I could have turned this post into a treatise for the fat-burning benefits of intermittent fasting, but there is more to increasing your body’s own production of hGH than simply fasting. Because, as we saw moments ago, most hGH is manufactured and released while we sleep, would it make sense that sleep hygiene is a critical part of this scenario?
STEP III PROPER SLEEP
Research has shown that most — about 80% — of your body’s hGH production occurs in small bursts while you sleep. It’s why I put sleep ahead of exercise in this post. However, as is the case with all hGH, it breaks down rapidly. If your goal is increasing hGH levels, then in the same way you want to work out in a fasted state, you likewise want to go to sleep in a fasted state (this goes for protein meals or snacks, not just sugary or carb-laden offerings). This is because research has shown that the highest amounts of hGH are secreted about an hour after falling asleep, and we already know that insulin tends to have an inhibitory effect on endogenous hGH production. Enter MELATONIN.
Melatonin is created from the neurotransmitter SEROTONIN in the pineal gland (a part of the brain not so distant from the pituitary gland). Light signals from the eye are converted to electrochemical messages that provide information to the pineal gland about day and night. And while melatonin can be produced any time the right precursors are available (serotonin and the amino acid tryptophan being chief among them), it is released almost exclusively at night. Of critical importance is the fact that it does not take much light to suppress the release of melatonin. Listen to what the UK’s Society for Endocrinology says about this.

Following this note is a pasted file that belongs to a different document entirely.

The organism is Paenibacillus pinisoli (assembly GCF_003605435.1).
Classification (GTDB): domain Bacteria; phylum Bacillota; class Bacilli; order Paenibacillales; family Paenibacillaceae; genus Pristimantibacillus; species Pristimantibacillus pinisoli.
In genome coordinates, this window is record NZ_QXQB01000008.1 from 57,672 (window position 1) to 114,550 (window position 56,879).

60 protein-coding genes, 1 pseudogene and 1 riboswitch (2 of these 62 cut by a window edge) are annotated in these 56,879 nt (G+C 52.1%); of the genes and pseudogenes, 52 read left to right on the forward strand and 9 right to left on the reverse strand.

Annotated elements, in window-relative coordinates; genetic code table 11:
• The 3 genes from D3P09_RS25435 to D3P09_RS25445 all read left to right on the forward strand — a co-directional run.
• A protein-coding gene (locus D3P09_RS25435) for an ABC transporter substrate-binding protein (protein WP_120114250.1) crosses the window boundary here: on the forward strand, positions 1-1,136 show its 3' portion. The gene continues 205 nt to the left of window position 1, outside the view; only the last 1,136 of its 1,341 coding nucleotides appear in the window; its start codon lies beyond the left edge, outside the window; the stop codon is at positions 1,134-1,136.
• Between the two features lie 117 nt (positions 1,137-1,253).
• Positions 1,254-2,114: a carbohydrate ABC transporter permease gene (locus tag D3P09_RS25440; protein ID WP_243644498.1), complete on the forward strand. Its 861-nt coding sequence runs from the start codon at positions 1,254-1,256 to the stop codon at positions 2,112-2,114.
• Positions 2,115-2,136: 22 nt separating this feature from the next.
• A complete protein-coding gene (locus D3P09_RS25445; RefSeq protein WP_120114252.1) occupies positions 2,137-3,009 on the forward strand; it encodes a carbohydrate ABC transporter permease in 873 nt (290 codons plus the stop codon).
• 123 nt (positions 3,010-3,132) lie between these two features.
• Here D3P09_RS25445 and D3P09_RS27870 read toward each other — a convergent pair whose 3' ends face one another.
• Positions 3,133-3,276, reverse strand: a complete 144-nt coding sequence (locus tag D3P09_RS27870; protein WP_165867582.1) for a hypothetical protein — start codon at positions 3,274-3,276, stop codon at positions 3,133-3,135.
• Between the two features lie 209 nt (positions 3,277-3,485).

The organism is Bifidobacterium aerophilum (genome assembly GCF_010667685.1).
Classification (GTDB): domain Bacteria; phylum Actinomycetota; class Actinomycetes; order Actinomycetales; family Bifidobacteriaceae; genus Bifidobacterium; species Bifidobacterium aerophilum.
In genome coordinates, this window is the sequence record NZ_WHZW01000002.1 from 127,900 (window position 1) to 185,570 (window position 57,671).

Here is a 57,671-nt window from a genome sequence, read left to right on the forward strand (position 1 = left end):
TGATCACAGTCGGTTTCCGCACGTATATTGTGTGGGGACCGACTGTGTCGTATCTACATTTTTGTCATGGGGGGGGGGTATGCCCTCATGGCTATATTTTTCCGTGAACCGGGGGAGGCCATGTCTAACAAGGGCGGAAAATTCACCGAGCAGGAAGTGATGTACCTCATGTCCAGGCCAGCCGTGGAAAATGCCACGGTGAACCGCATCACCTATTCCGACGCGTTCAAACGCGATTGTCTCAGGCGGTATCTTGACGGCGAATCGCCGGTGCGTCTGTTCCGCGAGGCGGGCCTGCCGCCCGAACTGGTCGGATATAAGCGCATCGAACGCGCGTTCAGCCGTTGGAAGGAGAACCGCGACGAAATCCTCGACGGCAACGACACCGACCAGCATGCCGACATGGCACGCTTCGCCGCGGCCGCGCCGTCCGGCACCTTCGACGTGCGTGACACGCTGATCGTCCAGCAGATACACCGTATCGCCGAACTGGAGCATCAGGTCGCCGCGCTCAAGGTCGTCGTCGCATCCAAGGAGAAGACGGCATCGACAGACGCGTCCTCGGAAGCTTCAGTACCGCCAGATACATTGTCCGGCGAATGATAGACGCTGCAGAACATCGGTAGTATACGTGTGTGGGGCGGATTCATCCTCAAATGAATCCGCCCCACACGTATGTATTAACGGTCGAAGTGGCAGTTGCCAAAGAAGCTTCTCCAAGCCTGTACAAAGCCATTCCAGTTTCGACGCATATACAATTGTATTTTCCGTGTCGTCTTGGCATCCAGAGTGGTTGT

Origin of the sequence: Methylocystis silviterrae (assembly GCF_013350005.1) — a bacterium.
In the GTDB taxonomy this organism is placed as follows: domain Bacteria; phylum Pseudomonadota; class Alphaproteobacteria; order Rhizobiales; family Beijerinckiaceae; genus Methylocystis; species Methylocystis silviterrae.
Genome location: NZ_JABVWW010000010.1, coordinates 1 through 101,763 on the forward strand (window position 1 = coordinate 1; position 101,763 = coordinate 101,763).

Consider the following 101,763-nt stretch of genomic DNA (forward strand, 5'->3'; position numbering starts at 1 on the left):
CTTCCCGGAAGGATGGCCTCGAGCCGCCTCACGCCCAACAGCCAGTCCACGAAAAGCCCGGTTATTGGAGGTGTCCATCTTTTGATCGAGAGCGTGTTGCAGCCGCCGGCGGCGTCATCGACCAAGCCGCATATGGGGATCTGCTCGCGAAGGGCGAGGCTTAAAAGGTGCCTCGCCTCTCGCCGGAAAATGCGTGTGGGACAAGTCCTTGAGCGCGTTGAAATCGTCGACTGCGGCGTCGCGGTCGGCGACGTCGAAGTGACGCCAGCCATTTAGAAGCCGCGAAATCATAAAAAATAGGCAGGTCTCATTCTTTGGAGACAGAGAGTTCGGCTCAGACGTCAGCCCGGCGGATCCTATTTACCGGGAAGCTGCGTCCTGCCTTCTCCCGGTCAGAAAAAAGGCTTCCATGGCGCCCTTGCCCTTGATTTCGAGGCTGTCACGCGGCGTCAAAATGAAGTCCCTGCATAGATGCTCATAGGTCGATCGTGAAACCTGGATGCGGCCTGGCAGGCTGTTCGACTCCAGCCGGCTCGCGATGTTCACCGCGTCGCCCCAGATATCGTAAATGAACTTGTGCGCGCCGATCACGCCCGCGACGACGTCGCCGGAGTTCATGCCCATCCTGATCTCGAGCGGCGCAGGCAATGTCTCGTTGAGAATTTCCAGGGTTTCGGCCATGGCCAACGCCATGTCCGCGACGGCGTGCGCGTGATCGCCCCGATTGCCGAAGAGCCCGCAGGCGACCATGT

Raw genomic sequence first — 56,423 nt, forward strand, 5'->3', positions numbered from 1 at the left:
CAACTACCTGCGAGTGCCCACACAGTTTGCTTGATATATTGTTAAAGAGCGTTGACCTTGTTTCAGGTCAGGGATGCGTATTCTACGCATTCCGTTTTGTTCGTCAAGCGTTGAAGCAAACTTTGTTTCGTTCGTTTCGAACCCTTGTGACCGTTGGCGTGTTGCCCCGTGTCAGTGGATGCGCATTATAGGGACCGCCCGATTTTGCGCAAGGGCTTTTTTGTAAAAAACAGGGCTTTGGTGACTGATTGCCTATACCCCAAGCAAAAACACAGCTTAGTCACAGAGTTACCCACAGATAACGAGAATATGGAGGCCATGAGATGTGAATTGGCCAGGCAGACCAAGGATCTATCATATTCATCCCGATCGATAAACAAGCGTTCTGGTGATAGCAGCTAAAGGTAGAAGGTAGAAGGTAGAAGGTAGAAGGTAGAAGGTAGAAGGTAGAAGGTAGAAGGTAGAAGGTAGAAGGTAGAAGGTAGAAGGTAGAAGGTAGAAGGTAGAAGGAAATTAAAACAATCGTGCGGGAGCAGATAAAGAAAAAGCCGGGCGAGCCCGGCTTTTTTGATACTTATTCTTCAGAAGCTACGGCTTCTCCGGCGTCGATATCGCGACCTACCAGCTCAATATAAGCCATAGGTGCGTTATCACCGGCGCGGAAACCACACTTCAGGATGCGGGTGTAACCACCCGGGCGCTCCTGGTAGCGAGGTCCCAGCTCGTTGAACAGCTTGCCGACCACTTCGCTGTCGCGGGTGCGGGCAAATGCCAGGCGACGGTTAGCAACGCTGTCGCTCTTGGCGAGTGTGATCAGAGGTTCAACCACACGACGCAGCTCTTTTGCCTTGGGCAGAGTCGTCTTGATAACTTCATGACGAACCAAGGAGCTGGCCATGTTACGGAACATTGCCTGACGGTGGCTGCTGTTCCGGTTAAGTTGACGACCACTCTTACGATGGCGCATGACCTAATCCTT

“Night-time melatonin secretion is suppressed by a relatively dim light when pupils are dilated. This has been suggested as the main way through which prolonged use of devices such as laptops and smartphones before bedtime can have a negative impact on melatonin secretion, circadian rhythms and sleep.”
Adversely affect sleep, and among the many consequences are that you will adversely affect production and release of hGH. Also remember that the amount of melatonin secreted by the pineal gland is directly linked to the number of hours of darkness at night. In other words, winter months equal longer nights, equal more melatonin.
While melatonin has many functions, including regulating other hormones, reproduction, regulating seasonal, diurnal, and circadian rhythms, it is heavily involved in the regulation of human growth hormone; a fact attested to by numerous studies, most having to do with melatonin supplementation of some sort. Even though studies have overwhelmingly shown that melatonin is a safe and effective supplement for many people, in our more-is-better society, I must mention that it can be overdone. If you are interested you can read the French study that was published clear back in 1997 in the Journal of Biological Rhythms (Toxicology of Melatonin)
STEP IV THE RIGHT KIND OF EXERCISE